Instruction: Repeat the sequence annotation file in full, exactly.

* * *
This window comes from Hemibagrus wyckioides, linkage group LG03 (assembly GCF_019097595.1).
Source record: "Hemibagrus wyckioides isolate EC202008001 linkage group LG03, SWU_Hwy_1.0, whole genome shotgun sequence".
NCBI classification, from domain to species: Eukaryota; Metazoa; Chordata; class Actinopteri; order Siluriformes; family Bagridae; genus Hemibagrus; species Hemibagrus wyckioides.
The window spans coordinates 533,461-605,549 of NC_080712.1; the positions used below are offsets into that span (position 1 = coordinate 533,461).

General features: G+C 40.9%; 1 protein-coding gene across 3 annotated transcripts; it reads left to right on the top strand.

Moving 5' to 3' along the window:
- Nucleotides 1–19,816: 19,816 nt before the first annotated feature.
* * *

This window comes from Hemibagrus wyckioides, linkage group LG03 (assembly GCF_019097595.1).
Source record: "Hemibagrus wyckioides isolate EC202008001 linkage group LG03, SWU_Hwy_1.0, whole genome shotgun sequence".
NCBI classification, from domain to species: Eukaryota; Metazoa; Chordata; class Actinopteri; order Siluriformes; family Bagridae; genus Hemibagrus; species Hemibagrus wyckioides.
The window spans coordinates 533,461-605,549 of NC_080712.1; the positions used below are offsets into that span (position 1 = coordinate 533,461).

General features: G+C 40.9%; 1 protein-coding gene across 3 annotated transcripts; it reads left to right on the top strand.

Moving 5' to 3' along the window:
- Nucleotides 1–19,816: 19,816 nt before the first annotated feature.